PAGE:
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       The Pledge

Starring Jack Nicholson, Aaron Eckhart, Robin Wright Penn, Benicio Del Toro. Directed By Sean Penn.

‘The Pledge’ marks another step forward in the directorial career of perennial Hollwood bad boy, Sean Penn. Following on from his previous efforts, ‘The Indian Runner’ and ‘The Crossing Guard’, this movie shares the same slow burning pace as it works it way to it’s haunting climax.
Jack Nicholson plays Jerry Black, a veteran Nevada detective who, on the night of his retirement, gets involved in the investigation following the murder of a small girl. So far, so formulaic: However, in this case, the suspect is swiftly apprehended, confesses and subsequently kills himself in police custody - Case closed; a nice neat end to Jerry’s career. Or at least it would be if he hadn’t made a promise, the ‘pledge’ of the movie’s title, to the victim’s mother to find the killer - and Jerry just sees too many questions hanging over the suspects confession.

Following some private enquiries, Jerry discovers that this killing is the third in a a string of murders that have occurred in the same locality over the previous years - all following a similar pattern. With his pledge heavy on his heart, Jerry takes up residence in the Nevada mountains, determined to find the real killer and keep his promise.

This is a story that starts as a standard ‘one last case’ cop story and slowly develops into a study of one man’s obsession with justice and his belief that he is right. Right from the start we see the Jerry Black is very much a man out of time, one of the old school of policemen who believe in justice and not just the execution of the law. We see him confused and disorientated at his leaving party, we sense his colleagues exasperation with him as he refuses to let the case rest, even after his retirement.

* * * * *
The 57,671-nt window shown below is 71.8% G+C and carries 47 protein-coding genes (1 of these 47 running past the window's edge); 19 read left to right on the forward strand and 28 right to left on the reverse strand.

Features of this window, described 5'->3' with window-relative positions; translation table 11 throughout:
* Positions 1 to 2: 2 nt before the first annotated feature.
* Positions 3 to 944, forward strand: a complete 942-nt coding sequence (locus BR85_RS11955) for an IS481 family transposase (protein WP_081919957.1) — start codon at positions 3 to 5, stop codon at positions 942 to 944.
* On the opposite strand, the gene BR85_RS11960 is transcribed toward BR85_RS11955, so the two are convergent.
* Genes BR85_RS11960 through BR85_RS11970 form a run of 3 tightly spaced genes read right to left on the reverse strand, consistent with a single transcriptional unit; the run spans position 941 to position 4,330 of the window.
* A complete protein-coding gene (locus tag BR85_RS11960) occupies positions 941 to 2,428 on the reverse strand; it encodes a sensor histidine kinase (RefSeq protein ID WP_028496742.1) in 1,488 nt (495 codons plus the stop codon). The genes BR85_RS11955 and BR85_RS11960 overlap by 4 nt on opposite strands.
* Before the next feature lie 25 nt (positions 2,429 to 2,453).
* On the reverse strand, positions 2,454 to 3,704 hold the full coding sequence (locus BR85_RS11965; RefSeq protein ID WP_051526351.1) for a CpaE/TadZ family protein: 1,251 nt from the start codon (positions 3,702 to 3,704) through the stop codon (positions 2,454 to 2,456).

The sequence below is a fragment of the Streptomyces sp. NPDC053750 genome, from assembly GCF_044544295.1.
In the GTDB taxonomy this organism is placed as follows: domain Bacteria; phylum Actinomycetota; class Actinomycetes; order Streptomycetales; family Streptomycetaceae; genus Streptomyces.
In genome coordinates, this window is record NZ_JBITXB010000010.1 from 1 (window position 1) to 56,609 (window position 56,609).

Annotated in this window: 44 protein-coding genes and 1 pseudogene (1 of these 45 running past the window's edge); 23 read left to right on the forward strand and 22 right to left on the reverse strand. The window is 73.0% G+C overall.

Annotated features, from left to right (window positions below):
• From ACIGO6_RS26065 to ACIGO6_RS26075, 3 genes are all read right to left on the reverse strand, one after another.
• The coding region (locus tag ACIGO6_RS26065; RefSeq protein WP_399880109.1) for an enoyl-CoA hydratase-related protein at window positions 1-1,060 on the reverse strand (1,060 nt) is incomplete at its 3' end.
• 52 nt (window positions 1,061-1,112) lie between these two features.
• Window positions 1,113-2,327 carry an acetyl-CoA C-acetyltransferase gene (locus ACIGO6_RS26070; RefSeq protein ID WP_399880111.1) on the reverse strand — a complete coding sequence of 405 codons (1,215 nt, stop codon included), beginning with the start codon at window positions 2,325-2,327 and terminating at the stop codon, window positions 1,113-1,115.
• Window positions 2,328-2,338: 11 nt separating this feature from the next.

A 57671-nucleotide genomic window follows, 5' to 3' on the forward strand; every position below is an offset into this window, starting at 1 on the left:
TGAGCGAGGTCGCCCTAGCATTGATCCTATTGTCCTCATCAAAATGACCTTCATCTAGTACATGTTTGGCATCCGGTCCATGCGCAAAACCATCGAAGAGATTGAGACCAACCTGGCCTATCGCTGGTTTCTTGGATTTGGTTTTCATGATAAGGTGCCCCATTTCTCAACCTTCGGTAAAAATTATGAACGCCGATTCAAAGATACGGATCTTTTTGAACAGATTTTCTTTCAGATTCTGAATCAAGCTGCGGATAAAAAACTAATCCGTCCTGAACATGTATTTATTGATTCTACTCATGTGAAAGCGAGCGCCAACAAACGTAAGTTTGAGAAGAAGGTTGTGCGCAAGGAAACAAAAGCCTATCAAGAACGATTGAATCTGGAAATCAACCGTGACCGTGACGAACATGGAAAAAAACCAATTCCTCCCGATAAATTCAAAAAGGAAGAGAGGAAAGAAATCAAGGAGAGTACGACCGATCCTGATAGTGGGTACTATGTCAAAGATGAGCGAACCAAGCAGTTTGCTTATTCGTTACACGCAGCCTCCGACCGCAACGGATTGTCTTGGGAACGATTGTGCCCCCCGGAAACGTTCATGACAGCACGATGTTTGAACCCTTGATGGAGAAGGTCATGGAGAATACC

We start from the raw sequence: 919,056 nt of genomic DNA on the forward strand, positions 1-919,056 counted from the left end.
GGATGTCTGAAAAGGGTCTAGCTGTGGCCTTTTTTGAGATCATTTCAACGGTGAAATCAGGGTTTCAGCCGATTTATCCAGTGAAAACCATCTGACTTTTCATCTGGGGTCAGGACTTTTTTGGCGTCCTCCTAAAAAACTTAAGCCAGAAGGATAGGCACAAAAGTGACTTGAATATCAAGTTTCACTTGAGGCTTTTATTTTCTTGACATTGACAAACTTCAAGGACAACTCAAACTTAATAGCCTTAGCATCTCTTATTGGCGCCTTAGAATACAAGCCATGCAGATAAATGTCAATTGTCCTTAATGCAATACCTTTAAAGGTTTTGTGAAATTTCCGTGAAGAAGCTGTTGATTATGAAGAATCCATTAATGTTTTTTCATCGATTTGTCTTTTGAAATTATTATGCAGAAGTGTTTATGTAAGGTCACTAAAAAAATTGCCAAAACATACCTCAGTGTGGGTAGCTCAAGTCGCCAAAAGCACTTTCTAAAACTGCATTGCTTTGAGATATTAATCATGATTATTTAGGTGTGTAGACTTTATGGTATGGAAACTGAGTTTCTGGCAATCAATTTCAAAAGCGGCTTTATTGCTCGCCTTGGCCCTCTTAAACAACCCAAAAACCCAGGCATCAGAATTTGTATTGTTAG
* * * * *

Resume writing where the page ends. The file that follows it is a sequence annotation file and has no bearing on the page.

The film is a joy to watch. Nicholson, so often guilty of phoning in his performances, gives a blistering display of Jerry’s decent into inevitable madness as he finds himself questioning his judgement and his sanity as he tries to find the killer.

 It’s a testament to Penn’s direction and Nicholson’s performance that, as the films draws to a close, the identity of the killer is very much a secondary consideration.
Although ably supported by Wright Penn and Eckhart, this is very much Nicholson’s film. Married with some beautiful shots of the British Columbian mountains (doubling up for the Nevada setting), the sense of isolation and (increasing) desperation is remarkable. Don’t come to this film expecting an all out thriller....leave your expectations at the door and you will be thrilled in a much more rewarding way. Stunning.

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Theatrical Trailer
Cast/Filmaker Career Highlights

Film - 9/10
Disc - 7/10

Sean G